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Death lump sum payout from pension could leave loved ones with huge tax bill

Paloma Kubiak
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Paloma Kubiak

Complex and unfair rules regarding ‘death-in-service’ payouts from workplace pensions mean grieving families face huge tax bills when the money exceeds a current allowance cap.

Many pension schemes covering millions of workers offer a lump sum ‘death-in-service’ payment if a scheme member dies. This is typically around four times the annual salary.

But this payment counts towards the pension member’s Lifetime Allowance (LTA) – the maximum amount of pension savings you can build up without a tax charge over the course of your life.

The LTA currently stands at £1m (until 2018 before rising in line with inflation) and if the lifetime pension savings of the deceased person, plus the value of the death-in-service lump sum, exceeds this amount a 55% income tax charge is due.

This means some grieving families will face an unexpected tax bill running into tens of thousands of pounds. And mutual insurer Royal London said that as earnings grow, more and more people will potentially be dragged into a tax trap which isn’t just an issue for the super-rich.

Penalised for being a widow

A letter sent to Royal London’s director of policy, Steve Webb, showed the extent of the problem. Mrs B, wrote:

“I am a 59-year-old widow. My husband died aged 51. He was diagnosed with cancer and was dead within 12 weeks. The week before his death our adviser ascertained from his employer that the death-in-service benefit should form part of his LTA. This was a complete shock to us. As a result the benefit I received amounts to nearly 60% of his LTA. The monies received plus the payouts from the various pension plans have resulted in just under £173K overshoot on the LTA.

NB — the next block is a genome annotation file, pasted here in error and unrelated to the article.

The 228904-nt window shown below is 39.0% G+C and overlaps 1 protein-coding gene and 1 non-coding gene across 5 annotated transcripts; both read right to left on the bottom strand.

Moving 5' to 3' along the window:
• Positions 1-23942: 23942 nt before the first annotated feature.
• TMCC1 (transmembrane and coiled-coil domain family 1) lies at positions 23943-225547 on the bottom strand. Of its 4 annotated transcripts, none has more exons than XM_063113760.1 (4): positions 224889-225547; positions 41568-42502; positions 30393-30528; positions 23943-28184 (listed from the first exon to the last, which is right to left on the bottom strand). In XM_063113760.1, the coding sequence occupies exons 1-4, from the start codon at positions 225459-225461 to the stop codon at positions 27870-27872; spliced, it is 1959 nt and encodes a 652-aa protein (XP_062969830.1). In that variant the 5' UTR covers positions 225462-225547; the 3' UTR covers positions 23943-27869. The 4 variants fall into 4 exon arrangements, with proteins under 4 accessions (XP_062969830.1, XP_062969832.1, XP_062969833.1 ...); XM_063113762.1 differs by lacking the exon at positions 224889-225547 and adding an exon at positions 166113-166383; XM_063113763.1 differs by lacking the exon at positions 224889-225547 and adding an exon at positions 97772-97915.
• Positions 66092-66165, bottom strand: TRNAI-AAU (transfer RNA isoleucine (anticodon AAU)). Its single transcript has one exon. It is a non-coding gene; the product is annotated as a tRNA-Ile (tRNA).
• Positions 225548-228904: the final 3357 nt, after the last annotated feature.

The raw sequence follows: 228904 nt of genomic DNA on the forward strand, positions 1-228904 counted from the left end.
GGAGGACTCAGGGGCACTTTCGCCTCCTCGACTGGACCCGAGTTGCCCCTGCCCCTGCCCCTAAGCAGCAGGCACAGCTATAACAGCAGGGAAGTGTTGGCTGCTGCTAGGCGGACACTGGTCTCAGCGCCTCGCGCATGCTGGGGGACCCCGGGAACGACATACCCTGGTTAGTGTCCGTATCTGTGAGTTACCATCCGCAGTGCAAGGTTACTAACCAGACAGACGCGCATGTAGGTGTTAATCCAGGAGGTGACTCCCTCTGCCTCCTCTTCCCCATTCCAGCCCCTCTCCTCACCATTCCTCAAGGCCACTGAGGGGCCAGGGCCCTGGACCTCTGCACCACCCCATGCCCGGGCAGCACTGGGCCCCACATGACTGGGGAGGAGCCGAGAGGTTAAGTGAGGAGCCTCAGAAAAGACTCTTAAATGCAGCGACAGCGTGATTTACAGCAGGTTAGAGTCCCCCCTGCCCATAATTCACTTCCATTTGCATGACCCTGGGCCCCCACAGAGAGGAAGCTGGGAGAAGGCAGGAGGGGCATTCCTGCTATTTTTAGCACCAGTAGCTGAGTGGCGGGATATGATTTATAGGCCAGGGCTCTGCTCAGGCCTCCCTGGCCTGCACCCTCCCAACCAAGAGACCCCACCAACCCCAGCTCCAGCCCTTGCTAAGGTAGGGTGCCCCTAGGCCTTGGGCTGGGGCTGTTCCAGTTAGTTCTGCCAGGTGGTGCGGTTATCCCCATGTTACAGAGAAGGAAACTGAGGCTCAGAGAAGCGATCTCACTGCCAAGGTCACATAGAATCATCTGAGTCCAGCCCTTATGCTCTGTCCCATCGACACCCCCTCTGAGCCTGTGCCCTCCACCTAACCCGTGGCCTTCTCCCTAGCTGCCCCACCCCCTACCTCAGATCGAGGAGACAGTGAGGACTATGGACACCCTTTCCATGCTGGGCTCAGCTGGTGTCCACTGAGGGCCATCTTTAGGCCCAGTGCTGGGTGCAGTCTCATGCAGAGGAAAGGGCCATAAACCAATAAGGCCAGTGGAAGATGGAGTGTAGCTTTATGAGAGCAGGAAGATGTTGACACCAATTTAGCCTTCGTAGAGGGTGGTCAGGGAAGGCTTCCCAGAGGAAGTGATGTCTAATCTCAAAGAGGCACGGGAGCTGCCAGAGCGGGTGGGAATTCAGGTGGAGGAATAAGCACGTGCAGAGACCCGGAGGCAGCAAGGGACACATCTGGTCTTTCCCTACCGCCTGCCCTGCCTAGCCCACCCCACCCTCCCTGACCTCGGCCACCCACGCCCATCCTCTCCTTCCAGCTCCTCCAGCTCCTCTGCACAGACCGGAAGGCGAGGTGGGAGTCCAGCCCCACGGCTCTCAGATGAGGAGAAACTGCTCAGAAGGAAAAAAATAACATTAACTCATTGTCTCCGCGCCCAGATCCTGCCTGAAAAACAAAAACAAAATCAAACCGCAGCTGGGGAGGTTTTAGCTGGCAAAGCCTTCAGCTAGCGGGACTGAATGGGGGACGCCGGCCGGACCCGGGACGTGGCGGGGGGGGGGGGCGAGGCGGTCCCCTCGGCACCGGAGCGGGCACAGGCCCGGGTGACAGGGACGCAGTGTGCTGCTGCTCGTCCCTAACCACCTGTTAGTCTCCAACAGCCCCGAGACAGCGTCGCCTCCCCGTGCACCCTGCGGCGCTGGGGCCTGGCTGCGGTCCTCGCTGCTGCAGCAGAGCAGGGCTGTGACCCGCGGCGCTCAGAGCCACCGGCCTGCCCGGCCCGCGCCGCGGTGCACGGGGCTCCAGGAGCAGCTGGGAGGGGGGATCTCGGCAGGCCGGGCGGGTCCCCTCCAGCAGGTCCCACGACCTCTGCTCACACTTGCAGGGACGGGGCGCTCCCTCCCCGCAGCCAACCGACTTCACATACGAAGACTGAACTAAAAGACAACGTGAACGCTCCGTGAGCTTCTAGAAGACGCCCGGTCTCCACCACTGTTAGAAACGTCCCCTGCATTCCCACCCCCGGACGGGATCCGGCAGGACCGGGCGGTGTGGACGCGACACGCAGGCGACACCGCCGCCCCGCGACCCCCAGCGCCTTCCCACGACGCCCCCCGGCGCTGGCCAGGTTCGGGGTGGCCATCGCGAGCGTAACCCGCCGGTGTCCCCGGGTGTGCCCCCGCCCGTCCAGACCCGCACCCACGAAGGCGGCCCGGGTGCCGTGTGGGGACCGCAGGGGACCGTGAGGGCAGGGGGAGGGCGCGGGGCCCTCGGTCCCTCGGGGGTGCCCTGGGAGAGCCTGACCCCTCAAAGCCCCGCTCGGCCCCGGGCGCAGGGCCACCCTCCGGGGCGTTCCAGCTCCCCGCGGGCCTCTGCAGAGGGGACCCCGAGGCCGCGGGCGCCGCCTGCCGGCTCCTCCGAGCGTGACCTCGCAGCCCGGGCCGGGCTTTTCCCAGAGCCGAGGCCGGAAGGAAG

“The law was introduced to prevent very wealthy people from over-funding their pension plans. It seems very strange to me that I am being penalised for becoming a widow. While the payments may seem large when lumped together they need to be invested wisely to ensure I have an income for the rest of my life and to potentially cover the costs of any care I may need later in life. It seems manifestly unfair that I and I’m sure others are treated in this way.”

As such, Royal London is calling for a change in the rules so that bereaved families don’t have to deal with an unexpected tax shock.

Webb, said: “It is hard enough dealing with the loss of a loved one without having to face a huge tax bill as well.

“It is ridiculous to say that someone who has died has saved ‘too much’ into a pension because they were unfortunate enough to die prematurely.

“The Government needs to review these rules as a matter of urgency to end the distress being experienced by bereaved families.  It is also important that employers ensure that workers are told if this issue could apply to them, and that employees ask searching questions of their pension scheme.”